TABLE OF CONTENTS INTRODUCTION I. DOES GLOBALIZATION MATTER FOR LEGAL EDUCATION? II. CHALLENGES TO EDUCATING FOR GLOBALIZATION III. THE LAW SCHOOL CONTEXT FOR INTERACTION IV. DESIGNING INTERACTION V. COMPETING TO BE GLOBAL CONCLUSION
Globalization's influence permeates the economy, the state, and civil society, and is felt no less in law than in other fields. (1) For future lawyers, this influence is as significant as technological competence. Just as e-mail, texting, Facebook, and tweets are part of the lexicon and skill-set for the current generation of law graduates, and have remarkably changed patterns of work over the last twenty-five years, (2) so will tomorrow's lawyers be required to understand how to work in a globally diverse environment--whether based on relationships with clients, business executives, jurors, regulators, or other lawyers--as well as in contexts shaped by globalization.
For quite some time, U.S. law schools have acknowledged globalization while attempting to control its impact. (3) Their approaches to addressing globalization have focused on creating additional courses and co-curricular activities such as journals and moot court opportunities on topics that deal with foreign, international, or transnational law. (4) While these additions certainly help raise consciousness and deepen an understanding of legal differences among jurisdictions, they are analogous to learning about the Internet from reading about it rather than from using it. Teaching about globalization, rather than experiencing its challenges directly, allows schools to control the influence exerted by global forces on their existing approaches and activities. At the same time, globalization has become another weapon in the competitive battles law schools undertake to buttress their reputations for purposes of attracting applicants, donors, faculty, and prospective employers of their graduates. (5)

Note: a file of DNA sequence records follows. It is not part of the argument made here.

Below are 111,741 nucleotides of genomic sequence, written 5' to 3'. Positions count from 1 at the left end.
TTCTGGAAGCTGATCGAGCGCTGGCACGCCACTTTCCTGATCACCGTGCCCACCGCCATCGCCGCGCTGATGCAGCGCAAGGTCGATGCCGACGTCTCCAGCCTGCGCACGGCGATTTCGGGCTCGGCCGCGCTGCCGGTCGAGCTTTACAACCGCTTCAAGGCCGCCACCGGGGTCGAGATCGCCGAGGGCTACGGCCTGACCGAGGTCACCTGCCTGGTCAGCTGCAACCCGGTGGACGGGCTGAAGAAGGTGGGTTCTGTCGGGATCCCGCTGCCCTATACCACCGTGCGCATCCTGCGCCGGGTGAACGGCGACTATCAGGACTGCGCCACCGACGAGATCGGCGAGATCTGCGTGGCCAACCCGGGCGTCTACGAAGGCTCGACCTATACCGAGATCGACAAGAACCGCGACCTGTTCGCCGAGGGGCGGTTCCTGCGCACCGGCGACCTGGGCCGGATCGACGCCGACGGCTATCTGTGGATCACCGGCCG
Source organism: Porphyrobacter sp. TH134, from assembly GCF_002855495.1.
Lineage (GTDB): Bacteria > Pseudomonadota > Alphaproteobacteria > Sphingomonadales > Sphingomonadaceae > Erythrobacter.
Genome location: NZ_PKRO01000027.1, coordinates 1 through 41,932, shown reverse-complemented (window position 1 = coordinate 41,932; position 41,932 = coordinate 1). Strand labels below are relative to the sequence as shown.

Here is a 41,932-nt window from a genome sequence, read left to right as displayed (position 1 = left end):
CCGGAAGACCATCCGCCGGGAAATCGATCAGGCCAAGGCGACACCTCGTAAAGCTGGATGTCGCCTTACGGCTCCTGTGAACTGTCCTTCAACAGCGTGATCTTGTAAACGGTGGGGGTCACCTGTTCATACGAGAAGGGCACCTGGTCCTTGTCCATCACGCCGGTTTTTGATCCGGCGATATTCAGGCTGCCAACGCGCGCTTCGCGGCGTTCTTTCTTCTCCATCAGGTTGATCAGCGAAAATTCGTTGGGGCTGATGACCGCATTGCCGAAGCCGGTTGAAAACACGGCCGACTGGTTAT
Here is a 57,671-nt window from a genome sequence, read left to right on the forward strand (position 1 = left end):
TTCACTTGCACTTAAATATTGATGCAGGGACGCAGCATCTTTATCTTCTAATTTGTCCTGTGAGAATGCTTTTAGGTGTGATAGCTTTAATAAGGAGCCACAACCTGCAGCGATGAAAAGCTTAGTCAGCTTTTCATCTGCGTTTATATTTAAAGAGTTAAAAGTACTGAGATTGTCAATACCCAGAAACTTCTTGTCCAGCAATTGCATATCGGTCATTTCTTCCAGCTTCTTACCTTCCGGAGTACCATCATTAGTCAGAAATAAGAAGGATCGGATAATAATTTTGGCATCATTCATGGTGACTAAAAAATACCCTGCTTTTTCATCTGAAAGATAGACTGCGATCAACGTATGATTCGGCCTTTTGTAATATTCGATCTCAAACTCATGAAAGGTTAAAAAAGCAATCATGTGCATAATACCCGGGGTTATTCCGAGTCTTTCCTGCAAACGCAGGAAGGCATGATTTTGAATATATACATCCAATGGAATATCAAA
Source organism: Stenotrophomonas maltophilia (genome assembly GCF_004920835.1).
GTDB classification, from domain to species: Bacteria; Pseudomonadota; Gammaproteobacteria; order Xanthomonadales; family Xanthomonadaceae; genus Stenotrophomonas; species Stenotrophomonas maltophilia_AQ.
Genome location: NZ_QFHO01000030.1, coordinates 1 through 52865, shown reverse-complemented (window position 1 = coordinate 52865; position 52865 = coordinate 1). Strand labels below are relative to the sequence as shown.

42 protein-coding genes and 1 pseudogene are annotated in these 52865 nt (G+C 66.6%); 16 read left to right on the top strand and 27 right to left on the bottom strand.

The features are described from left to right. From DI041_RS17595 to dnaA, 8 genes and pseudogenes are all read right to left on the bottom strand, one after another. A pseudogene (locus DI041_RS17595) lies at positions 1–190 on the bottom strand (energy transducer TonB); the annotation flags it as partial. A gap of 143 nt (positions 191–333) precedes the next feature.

Today's students must learn to work in a global environment (6) as well as learn about relevant law. (7) This is crucial for domestic students, (8) including those who may not anticipate a practice typically associated with global clients, as well as for international students whose presence in U.S. law schools itself is recognition of the importance of globally relevant professional capital and expertise. (9) As one in-house counsel explained, "You can always learn technical details and applicable law but being able to work successfully with people from different countries, different cultures, with different world views, requires a skill set that is more people oriented than substantive oriented." (10) This contemplates an alternative focus from that typical of legal education. While a traditional approach might focus on variation among legal systems and substantive law--important topics in themselves--learning to work in an environment that is defined by a plurality of professional and business cultures and languages, the roles lawyers assume in society, and the ambiguity surrounding these factors, involves multi-dimensional learning. (11) Put another way, intercultural competency can be understood as involving three elements: (12) cognitive, which "refers to possessing knowledge about cultural norms, values, behaviors, and issues"; affective, which "relates to the flexibility to adapt to new situations and open-mindedness to encounter new values"; and behavioral, which includes "resourcefulness, problem-solving skills, and culturally appropriate people skills." (13) These factors are reflected in the challenges posed by globalization to lawyers' responsibilities and roles.
Lawyers must be adept at developing working relationships with colleagues and clients; generally, the lawyer-to-lawyer relationship is eased by the shared commonality of legal education in the U.S., supported by the relatively standard approach and curriculum. This is missing in relationships with lawyers from other countries. …